John Grant

John Grant

Department: Senior Lecturer, International Action Learning Programs (G-Lab, China/India Lab, GO-Lab)

Contact: (617) 324-4373, jcgrant@mit.edu

Expertise: Action learning; Asia; Biopharmaceutical; Biotechnology; China; Competitive strategy; Corporate diversification; Corporate finance; Corporate finance; Corporate strategy and policy; Cross-cultural awareness; Forecasting; France; Germany; Global business practices; Global business processes; Global entrepreneurship; Global entrepreneurship; Healthcare; India; International corporate strategy; International corporate strategy; International finance; International management; Japan; Medical devices; Medical devices; Mergers and acquisitions; New venture development; Performance measurement systems; Pharmaceuticals; Southeast Asia; Strategic management; Strategic planning; Strategy; Taiwan; United Kingdom; United States; Valuation; Valuation; Vietnam

Christopher Knittel

Christopher Knittel

William Barton Rogers Professor of Energy

Department: Professor of Applied Economics

Contact: (617) 324-0015, knittel@mit.edu

Expertise: Alternative energy; Applied economics; Applied microeconomics; Bank regulation; Banking; Banking industry; Banking regulation; Carbon footprint; Clean coal; Clean energy; Climate change; Climate policy; Coal; Competitive strategy; Computational economics; Consumer behavior; Corporate strategy and policy; Credit card industry; Data analytics; Drought; Econometrics; Econometrics; Economics; Economy; Electricity; Emissions trading; Emissions trading; Energy; Energy Economics; Energy efficiency; Energy finance; Environment; Environmental Economics; Environmental policy; Ethanol; Financial econometrics; Fracking; Gas; Global climate change; Global warming; Hydraulic fracturing; Industrial economics; Industrial Organization; Industrial organization; Managerial economics; Mergers and acquisitions; Microeconomics; Natural gas; Nonlinear optimization; Nuclear power; Oil; Oil industry; Optimization; Outsourcing; Outsourcing; Pharmaceuticals; Pricing; Product loyalty; Public utilities; Regulatory bodies; Solar power; Sports analytics; Subsidies; Sustainability; Tax reforms; Water; Wind power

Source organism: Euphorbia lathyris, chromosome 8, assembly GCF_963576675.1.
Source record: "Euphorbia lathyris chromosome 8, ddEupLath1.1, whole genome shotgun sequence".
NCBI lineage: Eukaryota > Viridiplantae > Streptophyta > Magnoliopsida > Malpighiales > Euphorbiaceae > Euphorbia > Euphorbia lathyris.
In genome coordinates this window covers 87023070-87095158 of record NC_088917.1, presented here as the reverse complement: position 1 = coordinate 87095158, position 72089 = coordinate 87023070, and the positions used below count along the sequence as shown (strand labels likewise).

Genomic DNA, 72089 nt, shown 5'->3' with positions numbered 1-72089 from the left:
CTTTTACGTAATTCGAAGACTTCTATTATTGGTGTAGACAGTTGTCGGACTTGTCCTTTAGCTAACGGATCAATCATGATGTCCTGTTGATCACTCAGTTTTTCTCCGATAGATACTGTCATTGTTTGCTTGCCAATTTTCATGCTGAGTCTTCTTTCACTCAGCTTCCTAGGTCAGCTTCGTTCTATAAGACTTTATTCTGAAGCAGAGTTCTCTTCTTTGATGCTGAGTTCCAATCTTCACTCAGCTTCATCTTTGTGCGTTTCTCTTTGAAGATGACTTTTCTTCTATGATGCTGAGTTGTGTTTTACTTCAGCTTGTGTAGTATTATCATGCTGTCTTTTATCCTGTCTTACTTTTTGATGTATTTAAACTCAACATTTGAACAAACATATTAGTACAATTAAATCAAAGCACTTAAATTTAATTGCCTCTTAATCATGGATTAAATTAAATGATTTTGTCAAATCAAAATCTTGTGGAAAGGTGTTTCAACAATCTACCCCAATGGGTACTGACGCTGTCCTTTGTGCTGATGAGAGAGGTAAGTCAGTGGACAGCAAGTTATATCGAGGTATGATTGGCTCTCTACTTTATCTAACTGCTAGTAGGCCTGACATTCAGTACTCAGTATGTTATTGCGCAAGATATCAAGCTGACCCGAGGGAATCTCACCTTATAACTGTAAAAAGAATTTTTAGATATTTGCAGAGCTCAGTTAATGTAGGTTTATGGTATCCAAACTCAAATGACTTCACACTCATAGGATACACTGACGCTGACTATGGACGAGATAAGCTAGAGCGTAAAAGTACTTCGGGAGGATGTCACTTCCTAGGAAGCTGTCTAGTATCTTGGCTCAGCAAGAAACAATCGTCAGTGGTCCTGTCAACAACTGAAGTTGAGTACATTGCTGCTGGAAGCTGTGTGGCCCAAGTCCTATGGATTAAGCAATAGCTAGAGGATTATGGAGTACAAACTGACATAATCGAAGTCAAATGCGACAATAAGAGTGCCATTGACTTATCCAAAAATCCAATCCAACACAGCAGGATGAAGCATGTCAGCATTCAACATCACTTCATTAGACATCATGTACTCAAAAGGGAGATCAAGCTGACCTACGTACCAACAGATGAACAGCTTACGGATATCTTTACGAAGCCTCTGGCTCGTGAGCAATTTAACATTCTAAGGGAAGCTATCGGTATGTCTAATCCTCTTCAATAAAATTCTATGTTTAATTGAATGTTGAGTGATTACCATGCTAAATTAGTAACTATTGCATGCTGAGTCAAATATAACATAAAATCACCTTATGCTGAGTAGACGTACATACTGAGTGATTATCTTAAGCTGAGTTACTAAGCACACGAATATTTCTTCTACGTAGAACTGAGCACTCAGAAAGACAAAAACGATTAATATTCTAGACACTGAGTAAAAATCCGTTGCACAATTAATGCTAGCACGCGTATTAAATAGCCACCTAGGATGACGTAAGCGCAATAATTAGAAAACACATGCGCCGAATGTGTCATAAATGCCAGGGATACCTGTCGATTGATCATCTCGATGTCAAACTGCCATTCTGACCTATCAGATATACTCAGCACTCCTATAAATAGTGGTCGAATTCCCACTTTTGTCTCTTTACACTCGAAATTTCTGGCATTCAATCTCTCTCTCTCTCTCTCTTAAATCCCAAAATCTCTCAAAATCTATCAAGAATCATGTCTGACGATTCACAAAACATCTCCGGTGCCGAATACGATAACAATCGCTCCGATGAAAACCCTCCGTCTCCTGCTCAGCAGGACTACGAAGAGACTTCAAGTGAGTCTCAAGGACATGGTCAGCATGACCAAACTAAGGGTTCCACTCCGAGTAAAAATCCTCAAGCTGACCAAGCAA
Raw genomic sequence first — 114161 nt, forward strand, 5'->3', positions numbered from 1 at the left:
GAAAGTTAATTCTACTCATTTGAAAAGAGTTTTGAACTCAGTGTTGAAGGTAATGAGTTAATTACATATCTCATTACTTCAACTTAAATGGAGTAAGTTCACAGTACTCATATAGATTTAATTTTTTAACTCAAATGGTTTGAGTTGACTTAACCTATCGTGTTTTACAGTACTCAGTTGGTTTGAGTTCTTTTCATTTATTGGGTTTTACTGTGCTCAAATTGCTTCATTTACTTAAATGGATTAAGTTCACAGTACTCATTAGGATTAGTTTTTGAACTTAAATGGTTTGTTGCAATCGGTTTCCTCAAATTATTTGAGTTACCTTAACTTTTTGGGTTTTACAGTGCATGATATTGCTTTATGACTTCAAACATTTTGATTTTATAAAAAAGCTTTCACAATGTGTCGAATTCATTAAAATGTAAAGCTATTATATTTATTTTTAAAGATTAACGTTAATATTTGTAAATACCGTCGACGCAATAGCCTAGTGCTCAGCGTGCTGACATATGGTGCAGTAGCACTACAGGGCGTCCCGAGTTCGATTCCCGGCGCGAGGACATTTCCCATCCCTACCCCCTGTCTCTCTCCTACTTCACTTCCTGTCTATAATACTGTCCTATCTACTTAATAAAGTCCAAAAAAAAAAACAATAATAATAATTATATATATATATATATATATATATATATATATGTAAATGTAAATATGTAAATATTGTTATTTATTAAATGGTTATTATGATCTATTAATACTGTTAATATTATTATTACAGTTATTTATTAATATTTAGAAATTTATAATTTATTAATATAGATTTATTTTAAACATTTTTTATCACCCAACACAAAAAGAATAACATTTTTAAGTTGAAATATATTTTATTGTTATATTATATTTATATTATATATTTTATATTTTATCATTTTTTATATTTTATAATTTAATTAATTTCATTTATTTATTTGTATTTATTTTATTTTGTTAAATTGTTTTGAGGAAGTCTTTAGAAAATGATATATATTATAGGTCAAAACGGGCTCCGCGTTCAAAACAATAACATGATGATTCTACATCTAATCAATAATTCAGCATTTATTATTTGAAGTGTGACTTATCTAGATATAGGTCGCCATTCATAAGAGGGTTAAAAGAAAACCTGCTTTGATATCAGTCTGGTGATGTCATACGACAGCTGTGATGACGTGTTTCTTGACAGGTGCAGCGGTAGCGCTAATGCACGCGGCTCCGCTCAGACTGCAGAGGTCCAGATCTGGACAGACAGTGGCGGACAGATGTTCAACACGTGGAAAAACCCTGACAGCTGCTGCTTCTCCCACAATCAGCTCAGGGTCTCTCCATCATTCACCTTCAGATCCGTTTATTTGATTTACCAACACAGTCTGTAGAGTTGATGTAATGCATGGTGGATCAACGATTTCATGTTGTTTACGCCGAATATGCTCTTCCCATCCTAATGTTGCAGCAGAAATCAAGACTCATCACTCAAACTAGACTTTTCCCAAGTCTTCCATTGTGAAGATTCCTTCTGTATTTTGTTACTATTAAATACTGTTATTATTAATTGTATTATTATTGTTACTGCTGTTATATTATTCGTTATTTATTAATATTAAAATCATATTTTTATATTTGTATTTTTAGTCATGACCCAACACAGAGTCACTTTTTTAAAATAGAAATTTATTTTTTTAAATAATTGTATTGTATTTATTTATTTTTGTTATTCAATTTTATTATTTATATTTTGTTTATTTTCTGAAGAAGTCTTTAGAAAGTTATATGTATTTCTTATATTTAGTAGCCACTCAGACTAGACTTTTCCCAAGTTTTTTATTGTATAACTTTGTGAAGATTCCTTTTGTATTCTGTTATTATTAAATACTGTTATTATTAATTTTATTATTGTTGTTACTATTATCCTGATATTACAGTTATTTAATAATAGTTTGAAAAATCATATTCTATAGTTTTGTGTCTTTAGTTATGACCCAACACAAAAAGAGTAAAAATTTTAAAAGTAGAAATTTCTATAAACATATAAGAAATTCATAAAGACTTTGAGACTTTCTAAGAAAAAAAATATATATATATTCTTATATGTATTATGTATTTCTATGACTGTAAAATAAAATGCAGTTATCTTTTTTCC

Andrew Lo

Andrew Lo

Charles E. and Susan T. Harris Professor

Department: Professor of Finance

Contact: (617) 253-0920, andrew.lo@mit.edu

Expertise: Analyst forecasts; Angel investing; Applied economics; Applied mathematics; Applied probability; Arbitrage pricing theory; Artificial intelligence; Asset management; Asset pricing; Banking; Banking management; Banking operations and policy; Banking regulation; Bankruptcy; Bayesian networks; Bayesian statistics; Bayesian statistics; Big data; Biopharmaceutical; Biotechnology; Bond markets; Bond negotiations; Bond pricing; Business intelligence; Business plans; Cancer; Capital budgeting; Capital controls; Capital market; CEO compensation; Clinical trials; Consumer behavior; Contagion; Corporate diversification; Corporate finance; Corporate governance; Corporate strategy and policy; Currency; Cyber security; Data acquisition; Data analysis; Data mining; Decision making; Deflation; Derivatives; Disaster recovery; Distance learning; Dividend policy; Dot-com; Drug models; eCommerce; Econometrics; Economic crisis; Economics; Education; Emerging businesses; Entrepreneurial finance; Entrepreneurial management; Equities; Euro; Exchange rates; Executive compensation; Federal Reserve; Financial econometrics; Financial engineering; Financial information technology; Financial information technology; Financial markets; Financial reporting; Financial services; Financial statement analysis; Foreign investment; Futures; Government; Healthcare; Healthcare industry; Hedge funds; Hurdle rates; Inflation; Intellectual property; Intellectual property law; Interest rates; International finance; Internet privacy issues; Intertemporal choice; Investment analysis; Investment banking; Investment risk; Investment strategies; Knowledge sharing; Macroeconomics; Mathematical programming; MBA; Medical decision making; Medicine; Mergers and acquisitions; Mobile banking; MOOCs; Mortgage funds; Mutual funds; Neural networks; New venture development; New ventures; Non-linear dynamics; Online banking; Online education; Online feedback mechanisms; Operations research; Optimal control; Optimization; Options; Patents; Pensions; Personal finance; Pharmaceuticals; Portfolio choice; Portfolio design and management; Private equity; Research and development; Retirement planning; Revenue management; Risk capital; Risk management; Sampling; Securities and Exchange Commission (SEC); Security prices; Simulation; Software agents; Startups / Start-ups; Statistics; Stochastic modeling; Stock exchange; Stock exchange consolidation; Stock market; Stock options; Stock trading; Subprime lending; Trading decisions; Treasuries; Venture capital; Wall Street; Web-based marketing